Mindfulness for international students


Blog for members
04 February 2019
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In the third part of our wellbeing series, we explore Bangor University’s mindfulness project for international students. 

Having found that fewer international students than home students were taking part in their Mindfulness sessions, Bangor University set out to create a course tailored for international students. 

What was involved?
The project was promoted through the international office as well as through the counselling department, enabling more international students to be made aware of the course.

Changes were made to Bangor’s Mindfulness Scheme to make it more accessible for international students. For example the delivery was adapted to avoid working in pairs and was replaced with small group work which students found less nerve-wracking.

The project consisted of eight weekly afternoon sessions of two hours exploring different mindlfulness techniques and also required participants to undertake a daily home practice of 30-60 minutes.

The team held an orientation session at the start which acted as an opportunity for prospective participants to get an idea of what the course involves, the demands of attending, the potential benefits and to meet other group members. They also have an opportunity to experience the approach. The session involved a short meditation followed by a an opportunity to ask questions. This helps students to make an informed decision about their participation and reduces drop-out rates.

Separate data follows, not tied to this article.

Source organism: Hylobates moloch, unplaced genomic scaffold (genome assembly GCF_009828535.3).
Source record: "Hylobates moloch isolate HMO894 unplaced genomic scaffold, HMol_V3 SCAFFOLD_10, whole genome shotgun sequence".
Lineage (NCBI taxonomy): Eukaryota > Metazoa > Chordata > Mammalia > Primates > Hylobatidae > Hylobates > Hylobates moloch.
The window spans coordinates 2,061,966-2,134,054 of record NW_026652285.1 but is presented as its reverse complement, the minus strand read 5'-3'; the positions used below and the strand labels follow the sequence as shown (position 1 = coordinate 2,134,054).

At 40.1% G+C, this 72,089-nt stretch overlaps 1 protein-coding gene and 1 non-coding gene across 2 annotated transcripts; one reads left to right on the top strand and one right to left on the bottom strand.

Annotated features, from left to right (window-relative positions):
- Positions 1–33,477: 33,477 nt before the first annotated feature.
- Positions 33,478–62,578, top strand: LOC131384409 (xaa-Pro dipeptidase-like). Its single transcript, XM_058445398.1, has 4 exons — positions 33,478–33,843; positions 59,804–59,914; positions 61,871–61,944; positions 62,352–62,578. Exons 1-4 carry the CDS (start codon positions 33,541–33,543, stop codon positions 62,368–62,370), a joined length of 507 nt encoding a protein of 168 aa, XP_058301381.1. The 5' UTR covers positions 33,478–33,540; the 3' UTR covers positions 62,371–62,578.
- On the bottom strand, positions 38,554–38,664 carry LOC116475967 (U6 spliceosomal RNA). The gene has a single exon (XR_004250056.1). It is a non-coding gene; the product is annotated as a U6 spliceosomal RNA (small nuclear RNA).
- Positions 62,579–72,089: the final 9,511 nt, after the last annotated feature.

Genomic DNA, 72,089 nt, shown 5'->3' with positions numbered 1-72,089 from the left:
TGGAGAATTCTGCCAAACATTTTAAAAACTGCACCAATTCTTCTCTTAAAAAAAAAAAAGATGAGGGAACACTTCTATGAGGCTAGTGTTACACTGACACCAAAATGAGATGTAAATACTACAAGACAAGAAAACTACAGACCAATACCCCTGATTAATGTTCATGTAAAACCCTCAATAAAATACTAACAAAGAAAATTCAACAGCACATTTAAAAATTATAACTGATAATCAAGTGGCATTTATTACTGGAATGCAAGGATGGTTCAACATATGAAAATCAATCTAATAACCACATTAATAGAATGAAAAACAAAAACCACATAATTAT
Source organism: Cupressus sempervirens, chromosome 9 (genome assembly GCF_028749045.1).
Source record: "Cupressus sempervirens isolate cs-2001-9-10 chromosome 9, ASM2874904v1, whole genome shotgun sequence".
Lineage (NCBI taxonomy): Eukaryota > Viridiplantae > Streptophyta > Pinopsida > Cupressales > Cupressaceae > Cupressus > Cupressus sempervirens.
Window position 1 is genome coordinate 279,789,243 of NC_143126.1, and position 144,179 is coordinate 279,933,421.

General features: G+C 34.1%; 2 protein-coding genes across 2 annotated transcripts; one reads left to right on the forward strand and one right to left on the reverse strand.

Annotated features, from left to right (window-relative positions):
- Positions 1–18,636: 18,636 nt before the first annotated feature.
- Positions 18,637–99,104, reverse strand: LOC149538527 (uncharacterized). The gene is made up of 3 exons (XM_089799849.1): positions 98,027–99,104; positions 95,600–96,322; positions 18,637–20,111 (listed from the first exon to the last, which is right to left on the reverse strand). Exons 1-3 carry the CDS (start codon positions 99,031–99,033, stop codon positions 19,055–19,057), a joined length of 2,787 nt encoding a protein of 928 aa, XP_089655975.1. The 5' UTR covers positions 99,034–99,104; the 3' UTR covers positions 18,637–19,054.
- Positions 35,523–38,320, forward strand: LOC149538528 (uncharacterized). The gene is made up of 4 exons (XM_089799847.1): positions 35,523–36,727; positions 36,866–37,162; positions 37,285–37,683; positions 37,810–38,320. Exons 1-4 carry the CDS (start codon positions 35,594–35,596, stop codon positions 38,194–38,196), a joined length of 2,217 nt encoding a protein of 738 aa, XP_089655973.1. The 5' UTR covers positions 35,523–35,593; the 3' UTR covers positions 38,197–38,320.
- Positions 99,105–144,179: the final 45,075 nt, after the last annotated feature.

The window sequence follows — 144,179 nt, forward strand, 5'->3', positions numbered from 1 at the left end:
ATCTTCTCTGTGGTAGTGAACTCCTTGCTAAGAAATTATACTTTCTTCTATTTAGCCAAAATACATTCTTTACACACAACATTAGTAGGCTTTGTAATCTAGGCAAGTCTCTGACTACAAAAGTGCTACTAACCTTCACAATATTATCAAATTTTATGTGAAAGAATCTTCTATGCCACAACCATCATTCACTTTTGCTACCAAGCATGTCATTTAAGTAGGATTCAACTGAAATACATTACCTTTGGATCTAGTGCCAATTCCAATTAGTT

What were the outcomes?
In qualitative feedback 100% of participants rated the overall course as "good" or "very good". The feedback indicated that participants derived many different benefits from the course. They learnt skills which enhanced their personal development and capacity to manage stress and difficulty. One participant explained:

‘I have learnt strategies to cope with everyday stress, identify triggers and acknowledge them but not react’. 

From observation it was also clear that friendships and cross-cultural relationships developed among the participants in both groups. Both groups formed supportive communities where participants felt safe, free to be themselves and were able to understand and support each other. Of those who completed the course, 69% showed improvement in levels of functioning and wellbeing.

Recommendations to run a similar course in your institution
The team suggest the following steps: 

  • Appropriate recruitment and, if need be, assessment and selection of group members, as well as an orientation meeting before the group commences 
  • Securing an appropriate venue for the duration of the course. MBSR courses are best taught in a large room (some meditations are lying down) with moveable furniture and a carpet. It needs to be private, and quiet is helpful but not essential
  • Access to yoga mats, cushions, meditation stools and blankets enhance the experience but are not essential.
  • Securing the support and assistance of your institution’s International Office staff at each step of the process, particularly in promotion and recruitment of the course. 

Read the full report and download resources Bangor created and used to promote the course at www.ukcisa.org.uk/Bangor 

 

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